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UK announces list of international holiday destinations amid expected uptick in jet demand

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UK announces list of international holiday destinations amid expected uptick in jet demand


IAG plans to fly 25% of pre-pandemic capacity in Q2

International demand impairment to lessen from 56% to 38% by year-end: Platts Analytics

The UK government has announced which countries English holiday-makers will be able to visit without quarantining on their return, those on the so-called green list, amid projections of steady improvement in jet fuel uptake later in the year.

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The Scottish, Welsh and Northern Irish governments have not said when they will ease their travel restrictions.

Portugal, Gibraltar and Israel are among only 12 countries or territories on the green list, Transport Secretary Grant Shapps said in a press conference May 7.

Some of the others are Australia, New Zealand, Singapore, Brunei, Iceland, Faroe Islands and the Falkland Islands. Many popular European destinations including Greece, France, Spain and Italy are on the amber list, the government said in a press release.

Turkey, the Maldives and Nepal have been added to the red list, Shapps said. Countries on each of the lists will be reviewed every three weeks, he added.

The categories are based on a traffic light system, with countries rated green, amber or red based on their COVID-19 risk. They will come into effect May 17.

Travelers to countries rated green will not need to quarantine on their return but they will need to take a COVID-19 test before and after their trip.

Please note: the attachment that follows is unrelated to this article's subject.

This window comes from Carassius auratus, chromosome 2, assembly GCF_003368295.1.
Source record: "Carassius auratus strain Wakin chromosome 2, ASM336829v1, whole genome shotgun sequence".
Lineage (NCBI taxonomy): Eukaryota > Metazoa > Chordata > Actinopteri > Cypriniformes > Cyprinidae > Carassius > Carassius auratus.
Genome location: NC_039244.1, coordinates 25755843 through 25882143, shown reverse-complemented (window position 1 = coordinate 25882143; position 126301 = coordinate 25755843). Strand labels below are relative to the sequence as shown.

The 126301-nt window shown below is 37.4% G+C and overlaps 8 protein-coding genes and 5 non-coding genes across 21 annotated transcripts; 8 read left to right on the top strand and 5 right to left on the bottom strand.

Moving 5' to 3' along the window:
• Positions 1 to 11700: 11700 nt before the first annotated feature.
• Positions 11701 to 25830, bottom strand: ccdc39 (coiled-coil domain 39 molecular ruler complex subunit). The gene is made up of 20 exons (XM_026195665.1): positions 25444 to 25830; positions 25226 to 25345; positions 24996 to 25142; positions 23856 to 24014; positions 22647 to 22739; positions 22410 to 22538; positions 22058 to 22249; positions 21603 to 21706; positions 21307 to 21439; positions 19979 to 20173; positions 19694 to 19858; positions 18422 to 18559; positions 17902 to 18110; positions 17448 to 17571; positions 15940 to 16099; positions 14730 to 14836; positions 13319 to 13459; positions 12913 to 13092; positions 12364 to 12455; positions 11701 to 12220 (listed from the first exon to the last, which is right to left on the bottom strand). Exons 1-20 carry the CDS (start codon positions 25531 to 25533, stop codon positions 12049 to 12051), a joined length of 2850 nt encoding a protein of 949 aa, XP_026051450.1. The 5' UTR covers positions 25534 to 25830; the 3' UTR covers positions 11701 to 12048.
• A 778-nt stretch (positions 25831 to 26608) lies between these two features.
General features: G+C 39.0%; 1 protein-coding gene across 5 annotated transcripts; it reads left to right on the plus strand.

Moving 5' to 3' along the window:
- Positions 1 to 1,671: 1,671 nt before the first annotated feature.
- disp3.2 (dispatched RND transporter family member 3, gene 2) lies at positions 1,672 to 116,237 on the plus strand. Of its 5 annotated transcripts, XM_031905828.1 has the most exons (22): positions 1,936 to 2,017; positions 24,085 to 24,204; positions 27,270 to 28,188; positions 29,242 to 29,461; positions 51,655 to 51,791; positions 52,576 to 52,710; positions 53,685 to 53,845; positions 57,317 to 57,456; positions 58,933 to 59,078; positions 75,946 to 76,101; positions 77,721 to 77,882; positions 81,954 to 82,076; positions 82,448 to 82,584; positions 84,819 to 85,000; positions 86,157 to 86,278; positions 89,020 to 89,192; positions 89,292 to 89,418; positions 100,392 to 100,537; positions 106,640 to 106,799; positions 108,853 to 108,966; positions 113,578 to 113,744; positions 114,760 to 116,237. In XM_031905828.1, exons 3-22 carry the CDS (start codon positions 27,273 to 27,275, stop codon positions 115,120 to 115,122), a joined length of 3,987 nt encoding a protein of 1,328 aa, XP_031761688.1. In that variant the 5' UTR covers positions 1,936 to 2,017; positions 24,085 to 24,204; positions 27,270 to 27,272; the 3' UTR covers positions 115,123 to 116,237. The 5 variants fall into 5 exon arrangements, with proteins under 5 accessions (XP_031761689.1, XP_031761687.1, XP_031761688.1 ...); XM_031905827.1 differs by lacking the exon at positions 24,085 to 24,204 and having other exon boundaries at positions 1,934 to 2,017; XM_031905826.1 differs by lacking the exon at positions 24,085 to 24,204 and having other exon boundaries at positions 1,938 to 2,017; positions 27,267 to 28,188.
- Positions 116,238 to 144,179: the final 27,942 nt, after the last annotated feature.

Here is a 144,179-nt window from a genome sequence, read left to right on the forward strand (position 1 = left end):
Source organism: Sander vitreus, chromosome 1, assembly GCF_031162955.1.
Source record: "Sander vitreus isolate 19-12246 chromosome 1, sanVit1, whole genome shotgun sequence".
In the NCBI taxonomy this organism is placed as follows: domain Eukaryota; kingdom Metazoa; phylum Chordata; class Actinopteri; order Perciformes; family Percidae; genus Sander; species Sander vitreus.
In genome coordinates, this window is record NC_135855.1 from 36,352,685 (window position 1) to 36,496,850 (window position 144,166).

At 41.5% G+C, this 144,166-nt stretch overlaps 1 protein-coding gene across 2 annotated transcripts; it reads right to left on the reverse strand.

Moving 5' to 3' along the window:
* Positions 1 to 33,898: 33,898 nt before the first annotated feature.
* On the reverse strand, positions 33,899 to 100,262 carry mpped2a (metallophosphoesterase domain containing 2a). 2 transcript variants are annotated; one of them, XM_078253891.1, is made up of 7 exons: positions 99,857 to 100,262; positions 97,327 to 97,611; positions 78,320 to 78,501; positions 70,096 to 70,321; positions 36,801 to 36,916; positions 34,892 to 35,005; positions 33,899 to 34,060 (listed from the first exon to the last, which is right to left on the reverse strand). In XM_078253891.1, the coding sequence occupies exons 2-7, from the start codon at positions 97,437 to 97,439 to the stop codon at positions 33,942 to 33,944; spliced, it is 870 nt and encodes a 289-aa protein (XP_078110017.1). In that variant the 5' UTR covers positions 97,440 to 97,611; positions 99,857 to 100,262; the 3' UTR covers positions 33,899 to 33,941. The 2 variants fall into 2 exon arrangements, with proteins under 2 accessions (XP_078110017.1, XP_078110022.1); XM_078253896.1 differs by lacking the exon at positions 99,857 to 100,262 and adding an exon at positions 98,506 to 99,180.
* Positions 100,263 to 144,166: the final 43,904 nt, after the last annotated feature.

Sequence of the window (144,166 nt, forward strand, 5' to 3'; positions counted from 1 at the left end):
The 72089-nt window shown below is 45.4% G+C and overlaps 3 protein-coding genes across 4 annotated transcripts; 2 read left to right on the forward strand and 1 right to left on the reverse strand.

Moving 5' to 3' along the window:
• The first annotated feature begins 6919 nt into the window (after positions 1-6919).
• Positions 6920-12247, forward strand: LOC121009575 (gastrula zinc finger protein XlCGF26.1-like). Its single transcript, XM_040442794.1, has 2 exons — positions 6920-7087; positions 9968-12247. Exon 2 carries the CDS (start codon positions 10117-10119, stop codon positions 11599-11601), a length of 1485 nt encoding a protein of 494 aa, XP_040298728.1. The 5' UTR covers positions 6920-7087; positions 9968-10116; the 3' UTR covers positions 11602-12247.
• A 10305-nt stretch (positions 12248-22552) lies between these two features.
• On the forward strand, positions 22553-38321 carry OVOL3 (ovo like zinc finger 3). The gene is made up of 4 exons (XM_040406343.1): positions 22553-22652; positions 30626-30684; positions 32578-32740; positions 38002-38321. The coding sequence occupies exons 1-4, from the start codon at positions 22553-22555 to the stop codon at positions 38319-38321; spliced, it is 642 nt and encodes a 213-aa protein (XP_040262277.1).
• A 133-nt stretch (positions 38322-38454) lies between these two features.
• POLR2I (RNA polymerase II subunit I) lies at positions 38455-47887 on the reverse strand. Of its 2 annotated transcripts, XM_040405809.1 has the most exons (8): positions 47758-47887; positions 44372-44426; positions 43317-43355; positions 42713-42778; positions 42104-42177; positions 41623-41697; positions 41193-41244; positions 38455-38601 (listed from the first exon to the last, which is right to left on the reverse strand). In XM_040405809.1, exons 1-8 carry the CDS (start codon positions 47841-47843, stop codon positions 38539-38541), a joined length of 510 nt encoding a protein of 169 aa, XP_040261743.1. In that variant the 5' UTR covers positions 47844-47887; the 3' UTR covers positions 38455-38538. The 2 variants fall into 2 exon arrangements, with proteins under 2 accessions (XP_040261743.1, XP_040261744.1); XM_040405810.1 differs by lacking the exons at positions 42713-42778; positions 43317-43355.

Arrivals from amber countries will need to isolate, while red-list countries must pay for a 10-day stay in a government quarantine hotel.

Irrespective of the UK's decision, some countries, like Malta, will not open their borders to foreign tourists until June and others, including Israel, will be open only to fully-vaccinated tourists.

London's announcement comes after International Consolidated Airlines Group -- the owner of British Airways, Iberia, Aer Lingus and Vueling - said May 6 it plans to fly around 25% of 2019 passenger capacity in the second quarter of 2021, up from 19.6% of 2019 capacity in the first quarter of 2021.

Global air traffic is still impaired by 34% relative to pre-pandemic levels, namely Dec. 15, 2019-Jan. 15, 2020 and this remains tightly aligned with jet fuel consumption, S&P Global Platts Analytics said May 6.


The UK opening borders for non-essential travel will have only a small impact and most likely very little before June, amid high stocks, sources said.

"The European jet market is likely to remain a bit depressed in the next couple of months and then pick up," a jet trader told Platts on May 7. "Suppliers of jet into Europe are cautious at the moment, they don't know how much jet airlines will need," he added.

"Our forecast of kero/jet demand is for slow normalization over the remainder of 2021, with impairment, currently -35%, lessening to -8% by end-year," Platts Analytics analysts said.

International traffic, currently down 56%, will see its impairment lessen to 38% in December 2021, while December 2022 lessens further to 20%. Domestic traffic, currently down by 26% from pre-pandemic norms, will see impairment lessen to of 15% in December 2021, and of 5% in December 2022, the analysts said.

Physical premiums of CIF NWE jet fuel cargoes over dated Brent were assessed at a $23.25/mt premium over the front-month ICE low-sulfur gasoil future on May 7, up from a $22.25/mt premium the previous day, and still a long way from pre-pandemic level of a premium of around $40/mt in January 2020. Due to the collapse in air travel last year, CIF NWE jet fuel cargoes plunged to a discount of $88/mt to the front-month ICE LSGO on April 8, 2020, Platts data showed.